“Like writing, identity is an ongoing act of discovery. So is reading.”
The words that open the new anthology A Clear Dawn: New Asian Voices from Aotearoa New Zealand are a promise for the rest of the book, the first-ever anthology of Asian-New Zealand writing.
“I think, you know, the name of the anthology - A Clear Dawn - is really a dawn. It's the beginning.” writer and co-editor of the book, Alison Wong, says.
Wong and author Paula Morris (Ngāti Wai, Ngāti Manuhiri, Ngai Whatua) edited the collection, bringing poetry, short stories, novel excerpts, and creative nonfiction from 75 different people.
Their focus was on lifting new and emerging Asian voices in New Zealand – voices underrepresented in New Zealand’s national literature. Indonesian voices, Korean voices, Chinese voices, multi-layered ethnic voices all rolled in as the contributors were given an open invitation to write about whatever they wanted.
“You'll read some of these pieces and you won't necessarily know purely from reading them that there's some kind of Asian background,” Wong says.
“People have very multinational, trans-cultural, trans-national backgrounds. I'm not sure whether your average citizen always realizes how so many of us have different heritages and connections around the world. Take me - I'm living in Australia now but I'm a New Zealander and I'm Chinese.
“Australian people hear my New Zealand accent, and they know I'm a New Zealander - that, I think, is something different from when I'm at home in New Zealand. A lot of people of colour who are not Māori in New Zealand can feel like they're not necessarily accepted as being New Zealanders just because of what they look like, because of what they sound like. But this is their home.”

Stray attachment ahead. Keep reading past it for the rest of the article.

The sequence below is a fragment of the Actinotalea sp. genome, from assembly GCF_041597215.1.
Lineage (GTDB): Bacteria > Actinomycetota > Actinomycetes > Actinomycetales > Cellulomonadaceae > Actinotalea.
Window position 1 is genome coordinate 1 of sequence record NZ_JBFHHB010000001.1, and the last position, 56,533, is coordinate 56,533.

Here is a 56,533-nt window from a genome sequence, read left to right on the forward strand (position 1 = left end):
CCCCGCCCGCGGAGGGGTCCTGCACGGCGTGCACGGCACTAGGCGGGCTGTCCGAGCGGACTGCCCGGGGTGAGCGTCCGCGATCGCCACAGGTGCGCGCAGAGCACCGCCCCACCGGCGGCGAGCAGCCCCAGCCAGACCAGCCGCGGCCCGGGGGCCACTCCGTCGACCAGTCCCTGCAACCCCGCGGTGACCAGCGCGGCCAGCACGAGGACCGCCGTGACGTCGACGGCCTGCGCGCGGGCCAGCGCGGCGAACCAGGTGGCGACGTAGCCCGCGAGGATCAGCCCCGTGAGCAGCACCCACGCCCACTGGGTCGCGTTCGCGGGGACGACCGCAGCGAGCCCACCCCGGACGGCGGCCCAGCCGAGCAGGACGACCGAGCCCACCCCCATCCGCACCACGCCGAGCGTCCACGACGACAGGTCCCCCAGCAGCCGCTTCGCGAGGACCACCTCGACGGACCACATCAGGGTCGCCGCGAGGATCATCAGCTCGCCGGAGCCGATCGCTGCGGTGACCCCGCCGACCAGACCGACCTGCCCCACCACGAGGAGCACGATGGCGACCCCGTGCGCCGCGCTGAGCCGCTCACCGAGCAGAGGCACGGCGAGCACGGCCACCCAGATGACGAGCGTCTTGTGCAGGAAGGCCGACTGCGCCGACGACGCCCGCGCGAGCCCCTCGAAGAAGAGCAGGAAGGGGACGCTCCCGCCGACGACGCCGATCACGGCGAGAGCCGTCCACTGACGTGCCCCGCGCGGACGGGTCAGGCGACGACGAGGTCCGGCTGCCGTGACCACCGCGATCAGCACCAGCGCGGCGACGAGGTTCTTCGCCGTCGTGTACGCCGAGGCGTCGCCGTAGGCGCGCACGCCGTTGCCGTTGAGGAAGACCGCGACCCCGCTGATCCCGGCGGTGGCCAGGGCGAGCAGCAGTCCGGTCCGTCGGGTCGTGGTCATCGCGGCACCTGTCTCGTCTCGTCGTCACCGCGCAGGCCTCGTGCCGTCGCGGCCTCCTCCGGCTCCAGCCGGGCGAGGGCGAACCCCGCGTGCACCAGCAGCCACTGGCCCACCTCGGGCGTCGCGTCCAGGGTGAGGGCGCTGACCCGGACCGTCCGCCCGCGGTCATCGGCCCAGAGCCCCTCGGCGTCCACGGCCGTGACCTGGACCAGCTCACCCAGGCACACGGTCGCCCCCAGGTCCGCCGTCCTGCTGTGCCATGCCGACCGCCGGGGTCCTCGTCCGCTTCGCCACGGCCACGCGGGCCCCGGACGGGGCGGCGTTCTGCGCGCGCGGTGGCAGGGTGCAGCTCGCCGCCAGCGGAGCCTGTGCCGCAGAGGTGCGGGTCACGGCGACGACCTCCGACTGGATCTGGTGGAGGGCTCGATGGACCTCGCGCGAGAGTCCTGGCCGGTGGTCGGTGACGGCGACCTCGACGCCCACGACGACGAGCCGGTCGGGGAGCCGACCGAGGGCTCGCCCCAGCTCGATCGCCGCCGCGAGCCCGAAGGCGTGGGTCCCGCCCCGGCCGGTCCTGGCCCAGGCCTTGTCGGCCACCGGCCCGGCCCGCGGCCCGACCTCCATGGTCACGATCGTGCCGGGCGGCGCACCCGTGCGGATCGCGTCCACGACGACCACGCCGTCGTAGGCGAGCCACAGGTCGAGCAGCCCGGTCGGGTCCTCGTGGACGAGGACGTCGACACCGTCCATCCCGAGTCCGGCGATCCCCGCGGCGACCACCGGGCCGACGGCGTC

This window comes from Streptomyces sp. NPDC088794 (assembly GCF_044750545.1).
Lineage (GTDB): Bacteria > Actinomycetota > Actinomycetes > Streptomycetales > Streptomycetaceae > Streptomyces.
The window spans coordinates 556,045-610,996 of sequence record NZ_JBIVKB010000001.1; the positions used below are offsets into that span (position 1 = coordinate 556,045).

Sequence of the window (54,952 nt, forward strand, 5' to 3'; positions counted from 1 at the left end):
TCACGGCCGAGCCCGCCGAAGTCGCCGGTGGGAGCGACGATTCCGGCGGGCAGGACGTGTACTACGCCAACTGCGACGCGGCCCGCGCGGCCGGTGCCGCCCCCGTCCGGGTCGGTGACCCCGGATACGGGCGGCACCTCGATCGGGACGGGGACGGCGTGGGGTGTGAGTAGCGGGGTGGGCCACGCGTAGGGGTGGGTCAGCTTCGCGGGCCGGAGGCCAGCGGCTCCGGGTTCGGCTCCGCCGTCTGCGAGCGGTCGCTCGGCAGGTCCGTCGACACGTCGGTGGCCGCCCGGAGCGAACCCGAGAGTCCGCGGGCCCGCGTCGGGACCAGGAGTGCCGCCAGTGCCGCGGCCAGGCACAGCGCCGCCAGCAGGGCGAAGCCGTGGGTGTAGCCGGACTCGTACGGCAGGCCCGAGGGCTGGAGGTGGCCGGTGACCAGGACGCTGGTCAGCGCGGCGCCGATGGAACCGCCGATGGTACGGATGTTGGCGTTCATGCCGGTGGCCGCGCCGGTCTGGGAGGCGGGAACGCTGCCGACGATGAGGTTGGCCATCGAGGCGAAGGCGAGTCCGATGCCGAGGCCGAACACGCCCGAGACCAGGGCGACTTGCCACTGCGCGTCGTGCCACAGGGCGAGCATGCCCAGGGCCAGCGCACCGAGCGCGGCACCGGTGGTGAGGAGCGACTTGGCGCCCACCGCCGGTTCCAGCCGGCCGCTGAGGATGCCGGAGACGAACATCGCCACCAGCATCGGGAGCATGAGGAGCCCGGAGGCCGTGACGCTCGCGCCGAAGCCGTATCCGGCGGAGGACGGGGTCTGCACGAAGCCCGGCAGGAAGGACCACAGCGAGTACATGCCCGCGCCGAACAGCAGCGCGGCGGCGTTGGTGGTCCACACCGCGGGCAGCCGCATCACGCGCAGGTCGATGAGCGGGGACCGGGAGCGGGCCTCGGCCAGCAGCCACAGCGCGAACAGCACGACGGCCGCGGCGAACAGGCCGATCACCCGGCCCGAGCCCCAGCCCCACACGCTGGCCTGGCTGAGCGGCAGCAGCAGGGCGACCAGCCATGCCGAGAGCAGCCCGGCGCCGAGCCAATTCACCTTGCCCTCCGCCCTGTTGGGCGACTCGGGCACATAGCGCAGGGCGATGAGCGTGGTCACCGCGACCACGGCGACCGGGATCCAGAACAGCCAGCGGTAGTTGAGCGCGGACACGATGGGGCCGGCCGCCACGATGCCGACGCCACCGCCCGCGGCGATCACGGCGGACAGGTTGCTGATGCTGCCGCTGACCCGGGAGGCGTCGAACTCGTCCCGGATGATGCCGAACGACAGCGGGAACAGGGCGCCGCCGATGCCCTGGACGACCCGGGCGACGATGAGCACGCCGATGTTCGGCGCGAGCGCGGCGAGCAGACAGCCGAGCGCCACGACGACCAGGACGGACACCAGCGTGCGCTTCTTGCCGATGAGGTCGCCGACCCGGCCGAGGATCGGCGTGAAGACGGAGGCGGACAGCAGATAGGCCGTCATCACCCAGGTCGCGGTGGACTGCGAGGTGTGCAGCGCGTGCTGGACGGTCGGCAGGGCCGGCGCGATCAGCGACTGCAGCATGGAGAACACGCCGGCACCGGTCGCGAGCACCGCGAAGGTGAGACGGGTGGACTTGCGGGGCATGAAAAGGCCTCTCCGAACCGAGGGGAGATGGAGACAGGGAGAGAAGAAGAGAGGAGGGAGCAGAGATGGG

Legwork on the book started back in 2019. Wong and Morris put out an open call for writers and went out to anyone they could think of, talking to theatre companies like Proudly Asian Theatre, online publications like Hainamana and organisations like the International Institute of Modern Letters.
They were overwhelmed with the response they received, as dozens and dozens of submissions poured in. Wong still has regrets about all the people that couldn’t be fitted in.
“I don't think anybody realized how many possible writers we could have included,” she says.
Wong and Morris took their role in bringing diverse and inclusive voices to the book very seriously. When it came to selecting pieces to include in A Clear Dawn, they made a conscious effort had to look past their own perspectives.
“Paula [Morris] and I were very deliberate in our strategy that we were not going to be guided by something as limiting as personal taste. Yes, we wanted literary quality. But we wanted diversity in every way.”
A Clear Dawn is not a comprehensive collection of Asian writers - “it can’t be,” Wong says - because there are so many other voices out there, but it’s part of a growing movement as New Zealand’s literature scene changes.
Wong has seen how much this scene has developed over the years and hopes the book will be part of a continuing trend of more diverse voices emerging in New Zealand literature. So far, Wong remains the only Asian-New Zealander to win the national book prize, for her novel As The Earth Turns Silver in 2010, but even that milestone was a jump forward from when she was a child.
“I grew up at a time where, as a young person, creative writing was not something that anyone would ever aspire to, definitely not an Asian young person. That would have been seen as irresponsible.”
Since then, the literature scene in Aotearoa has changed hugely, she says, and she’s seen an increasing number of new voices coming through, particularly in the Asian-New Zealand space.
“I think young people now are actually celebrating the term Asian in a way that when I was young, people didn't.”
A Clear Dawn, published by Auckland University Press, will be launched at the Auckland Writers Festival on Saturday, May 15.
This article was first published on the Asia Media Centre